Chelsea report £90m loss in 2022-23 accounts – what does it mean for PSR?


Chelsea have reported a pre-tax loss of £90.1million ($114.8m) in their accounts for the 12-month period ending on June 30, 2023.

The loss, down from £121.4m in the previous financial year, raises fresh questions about Chelsea’s ability to remain compliant with the Premier League and UEFA’s financial regulations, though the club insist they will do so.

Chelsea’s overall turnover for the year actually rose to a club-record high of £512.5m, buoyed by commercial revenue increasing to £210.1m and matchday income rising to £76.5m with the club once again being allowed to operate freely after the sanctions imposed by the UK government to force Roman Abramovich to sell in 2022.

Broadcast revenue, however, fell to £225.9m from £235m in 2021-22 despite Chelsea reaching the Champions League quarter-finals last season, due primarily to a significantly lower payment from the club’s 12th-placed finish in the Premier League.


What was announced on Thursday?

BlueCo 22 Limited, the parent company set up by the ownership group led by Todd Boehly and Clearlake Capital after their takeover of Chelsea in May 2022, reported a massive pre-tax loss of £678.2m for the year ending June 30, 2023 “driven by investment in Chelsea men’s and women’s playing squads”.

The number that has more direct implications for Chelsea is £90.1m: that is the pre-tax loss on the club’s accounts for 2022-23, announced on the club’s official channels.

What does this all mean?

Chelsea have now made huge pre-tax losses in each of the last three years: £156m in 2020-21, £121m in 2021-22 and £90.1m in 2022-23.

Those figures suggest things are moving in the right direction, but the structural challenges that confronted the club’s old ownership — a relatively small, aging stadium that heavily restricts matchday income and commercial revenue that remains significantly lower than Manchester City, Manchester United, Liverpool and Tottenham — are going nowhere.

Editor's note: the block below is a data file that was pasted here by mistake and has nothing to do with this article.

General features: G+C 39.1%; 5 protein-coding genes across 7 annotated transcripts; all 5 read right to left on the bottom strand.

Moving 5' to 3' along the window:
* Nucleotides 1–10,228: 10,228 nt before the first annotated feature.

This means Chelsea are still heavily reliant on profit from player sales to offset their operating losses and create the wiggle room for transfer spending within football’s financial rules. The club generated profits on disposal of player registrations and fixed assets of £142.2m for the year ending June 30, 2023.


Chelsea’s ownership have spent heavily on players (Darren Walsh/Chelsea FC via Getty Images)

Do these numbers put Chelsea at risk of breaching PSR?

Chelsea reiterated their insistence that they are compliant with the Premier League’s profit and sustainability rules, which allow clubs to lose up to £105m over a three-year monitoring period. At first glance, the figures above would seem to make that claim impossible.

In reality, clubs can make deductions for healthy expenditure such as on their women’s team and academy. There are also allowances for the impact of the COVID pandemic that apply to the 2020-21 accounts, and Chelsea may also argue for further adjustments for revenue lost when operating under UK government sanctions in 2021-22.

Respected football finance analyst Swiss Ramble estimates that once the necessary deductions and adjustments are made, Chelsea are compliant with PSR for 2022-23.

What are the implications for next year’s figures?

Next year looks much more challenging for Chelsea with broadcast, matchday and commercial revenue all expected to fall substantially in the absence of European football this season.

Boehly and Clearlake believe their overhaul of the first-team squad has lowered the overall wage bill by tens of millions of pounds, but next year’s accounts will also include more than £400m in transfer fees committed to acquire 11 players including Moises Caicedo, Romeo Lavia, Cole Palmer and Axel Disasi.

Significant money has also been raised through player departures, most notably the sale of Mason Mount to Manchester United for an initial £50m. But despite the denials of club officials, many outside Chelsea believe the club need to raise more money before June 30 in order to stay on the right side of PSR.

go-deeper

GO DEEPER

Chelsea, Strasbourg, BlueCo and a multi-club model yet to convince a sceptical fanbase

(Mike Hewitt/Getty Images)





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